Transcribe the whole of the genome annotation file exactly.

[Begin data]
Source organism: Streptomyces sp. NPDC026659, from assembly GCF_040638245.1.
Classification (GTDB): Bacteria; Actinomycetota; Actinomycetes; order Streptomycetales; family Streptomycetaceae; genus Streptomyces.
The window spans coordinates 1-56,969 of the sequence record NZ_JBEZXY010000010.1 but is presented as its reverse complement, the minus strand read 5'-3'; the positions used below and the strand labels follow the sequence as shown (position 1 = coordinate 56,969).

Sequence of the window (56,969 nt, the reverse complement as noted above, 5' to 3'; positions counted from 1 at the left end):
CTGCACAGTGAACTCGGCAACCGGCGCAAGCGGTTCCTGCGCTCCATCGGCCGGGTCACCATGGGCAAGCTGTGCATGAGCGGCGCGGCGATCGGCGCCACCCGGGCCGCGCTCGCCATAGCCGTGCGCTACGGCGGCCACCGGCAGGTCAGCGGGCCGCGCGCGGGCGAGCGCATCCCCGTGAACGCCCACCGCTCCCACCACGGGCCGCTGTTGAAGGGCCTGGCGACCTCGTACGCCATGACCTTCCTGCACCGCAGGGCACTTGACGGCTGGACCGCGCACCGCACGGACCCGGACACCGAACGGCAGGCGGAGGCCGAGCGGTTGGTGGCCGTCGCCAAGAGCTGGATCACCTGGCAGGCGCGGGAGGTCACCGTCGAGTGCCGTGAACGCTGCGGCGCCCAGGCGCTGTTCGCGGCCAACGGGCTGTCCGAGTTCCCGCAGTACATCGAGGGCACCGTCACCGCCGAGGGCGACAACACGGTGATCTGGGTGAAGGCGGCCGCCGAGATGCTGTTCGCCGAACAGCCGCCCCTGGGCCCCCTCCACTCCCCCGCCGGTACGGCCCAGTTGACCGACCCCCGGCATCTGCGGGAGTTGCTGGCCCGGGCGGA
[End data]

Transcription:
Source organism: Streptomyces sp. NPDC026659, from assembly GCF_040638245.1.
Classification (GTDB): Bacteria; Actinomycetota; Actinomycetes; order Streptomycetales; family Streptomycetaceae; genus Streptomyces.
The window spans coordinates 1-56,969 of the sequence record NZ_JBEZXY010000010.1 but is presented as its reverse complement, the minus strand read 5'-3'; the positions used below and the strand labels follow the sequence as shown (position 1 = coordinate 56,969).

Sequence of the window (56,969 nt, the reverse complement as noted above, 5' to 3'; positions counted from 1 at the left end):
CTGCACAGTGAACTCGGCAACCGGCGCAAGCGGTTCCTGCGCTCCATCGGCCGGGTCACCATGGGCAAGCTGTGCATGAGCGGCGCGGCGATCGGCGCCACCCGGGCCGCGCTCGCCATAGCCGTGCGCTACGGCGGCCACCGGCAGGTCAGCGGGCCGCGCGCGGGCGAGCGCATCCCCGTGAACGCCCACCGCTCCCACCACGGGCCGCTGTTGAAGGGCCTGGCGACCTCGTACGCCATGACCTTCCTGCACCGCAGGGCACTTGACGGCTGGACCGCGCACCGCACGGACCCGGACACCGAACGGCAGGCGGAGGCCGAGCGGTTGGTGGCCGTCGCCAAGAGCTGGATCACCTGGCAGGCGCGGGAGGTCACCGTCGAGTGCCGTGAACGCTGCGGCGCCCAGGCGCTGTTCGCGGCCAACGGGCTGTCCGAGTTCCCGCAGTACATCGAGGGCACCGTCACCGCCGAGGGCGACAACACGGTGATCTGGGTGAAGGCGGCCGCCGAGATGCTGTTCGCCGAACAGCCGCCCCTGGGCCCCCTCCACTCCCCCGCCGGTACGGCCCAGTTGACCGACCCCCGGCATCTGCGGGAGTTGCTGGCCCGGGCGGA